Promises To Keep
When Barack Obama ran for his first term, he was already clearly on-record stating his opposition to further media industry consolidation and his support for reasserting the public interest.
In his September 20, 2007 statement for a Federal Communications Commission public hearing in Chicago, then-Senator Obama said: “I believe that the nation’s media ownership rules remain necessary and are critical to the public interest. We should be doing much more to encourage diversity in the ownership of broadcast media, promote the development of new media outlets for expression of diverse viewpoints, and establish greater clarity in the public interest obligations of broadcasters occupying the nation’s spectrum.”
I wasn’t surprised at Obama’s commitment to more diverse, local, and competitive media, because in a July 19, 2006 letter to the FCC, he and Senator John Kerry had written: “We strongly believe that the FCC should address the issues of minority and small business media ownership before taking up the wider media ownership issue.”
Seven months later, on February 5, 2007, Senators Obama and Richard Durbin wrote the Commission: “We are concerned that meaningful participation in the media marketplace is becoming increasingly dependent on the kind of access to capital that only large media conglomerates can generate.” They went on: “In the case of minority ownership of broadcast outlets, as Commissioner Copps has pointed out, there has been no improvement in the level of minority ownership…. The number of African-American stations since 1998 has fallen 30 percent.” They closed by emphasizing “that broadcast ownership rules directly implicate core American values such as diversity, localism, representation, and a competitive marketplace of ideas.”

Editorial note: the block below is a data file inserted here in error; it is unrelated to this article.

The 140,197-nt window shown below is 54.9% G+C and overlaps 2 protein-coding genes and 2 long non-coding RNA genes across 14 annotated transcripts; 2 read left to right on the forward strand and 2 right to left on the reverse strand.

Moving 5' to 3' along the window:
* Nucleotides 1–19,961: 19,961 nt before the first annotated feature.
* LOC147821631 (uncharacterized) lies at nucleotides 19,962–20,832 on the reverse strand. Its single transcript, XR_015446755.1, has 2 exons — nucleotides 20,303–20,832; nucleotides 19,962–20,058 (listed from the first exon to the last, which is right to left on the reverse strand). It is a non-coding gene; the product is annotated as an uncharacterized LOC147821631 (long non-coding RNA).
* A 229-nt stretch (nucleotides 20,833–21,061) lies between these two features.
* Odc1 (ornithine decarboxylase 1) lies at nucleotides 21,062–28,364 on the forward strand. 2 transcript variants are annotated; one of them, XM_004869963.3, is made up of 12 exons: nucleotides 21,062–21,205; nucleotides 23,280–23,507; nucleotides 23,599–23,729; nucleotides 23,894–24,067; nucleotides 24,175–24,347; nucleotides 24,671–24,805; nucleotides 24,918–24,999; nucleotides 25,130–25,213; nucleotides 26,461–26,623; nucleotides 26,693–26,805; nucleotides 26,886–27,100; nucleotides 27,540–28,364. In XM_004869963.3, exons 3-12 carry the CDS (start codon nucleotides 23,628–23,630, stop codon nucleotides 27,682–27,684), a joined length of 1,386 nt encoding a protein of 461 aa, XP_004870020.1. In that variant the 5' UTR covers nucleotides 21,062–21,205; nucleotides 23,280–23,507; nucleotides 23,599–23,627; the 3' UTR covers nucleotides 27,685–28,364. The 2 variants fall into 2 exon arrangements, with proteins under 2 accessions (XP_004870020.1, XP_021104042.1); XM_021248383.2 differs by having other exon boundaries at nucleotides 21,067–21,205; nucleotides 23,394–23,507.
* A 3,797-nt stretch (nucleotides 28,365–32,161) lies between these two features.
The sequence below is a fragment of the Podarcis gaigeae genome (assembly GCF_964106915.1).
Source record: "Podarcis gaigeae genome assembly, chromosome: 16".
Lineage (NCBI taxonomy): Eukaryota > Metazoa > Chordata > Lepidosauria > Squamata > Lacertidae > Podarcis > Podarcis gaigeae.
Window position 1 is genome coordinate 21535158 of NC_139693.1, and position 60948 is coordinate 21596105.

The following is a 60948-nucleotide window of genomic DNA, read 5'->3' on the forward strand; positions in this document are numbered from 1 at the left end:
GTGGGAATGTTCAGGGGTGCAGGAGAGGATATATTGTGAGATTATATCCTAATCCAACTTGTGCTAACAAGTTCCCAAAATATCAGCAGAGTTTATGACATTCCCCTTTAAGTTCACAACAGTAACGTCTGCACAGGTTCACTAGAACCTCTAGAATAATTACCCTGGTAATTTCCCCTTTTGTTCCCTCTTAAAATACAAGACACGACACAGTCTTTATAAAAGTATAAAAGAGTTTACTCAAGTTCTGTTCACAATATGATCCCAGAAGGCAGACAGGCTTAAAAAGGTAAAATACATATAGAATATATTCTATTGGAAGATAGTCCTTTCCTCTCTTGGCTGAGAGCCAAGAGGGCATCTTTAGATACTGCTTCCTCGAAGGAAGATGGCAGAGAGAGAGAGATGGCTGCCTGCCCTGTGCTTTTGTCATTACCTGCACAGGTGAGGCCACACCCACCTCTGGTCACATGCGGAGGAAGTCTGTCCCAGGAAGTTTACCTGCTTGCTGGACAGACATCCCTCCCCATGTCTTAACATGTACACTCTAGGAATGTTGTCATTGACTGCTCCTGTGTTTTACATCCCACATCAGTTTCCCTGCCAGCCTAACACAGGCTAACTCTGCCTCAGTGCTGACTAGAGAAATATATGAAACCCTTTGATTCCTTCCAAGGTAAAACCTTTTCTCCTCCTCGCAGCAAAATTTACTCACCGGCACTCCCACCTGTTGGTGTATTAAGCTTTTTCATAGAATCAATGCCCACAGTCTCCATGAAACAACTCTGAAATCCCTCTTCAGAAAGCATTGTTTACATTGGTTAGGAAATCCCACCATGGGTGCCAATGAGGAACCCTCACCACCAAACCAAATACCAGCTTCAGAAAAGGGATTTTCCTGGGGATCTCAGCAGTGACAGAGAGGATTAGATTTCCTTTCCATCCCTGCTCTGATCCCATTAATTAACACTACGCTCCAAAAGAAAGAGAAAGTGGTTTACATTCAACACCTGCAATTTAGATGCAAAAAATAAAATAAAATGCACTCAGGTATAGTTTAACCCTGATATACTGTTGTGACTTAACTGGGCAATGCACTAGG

On October 22, 2007, Senator Obama wrote to then-FCC Chairman Kevin Martin: “I object to the agency moving forward to allow greater consolidation in the media market without first fully understanding how that would limit opportunities for minority, small business, and women owned firms.” He closed with a plea to the Commission to stop the mad rush, suggesting that instead of voting on Chairman Martin’s proposal to dramatically loosen the newspaper-broadcast cross-ownership rule, the FCC should “complete a proceeding on the responsibilities that broadcasters have to the communities in which they operate.”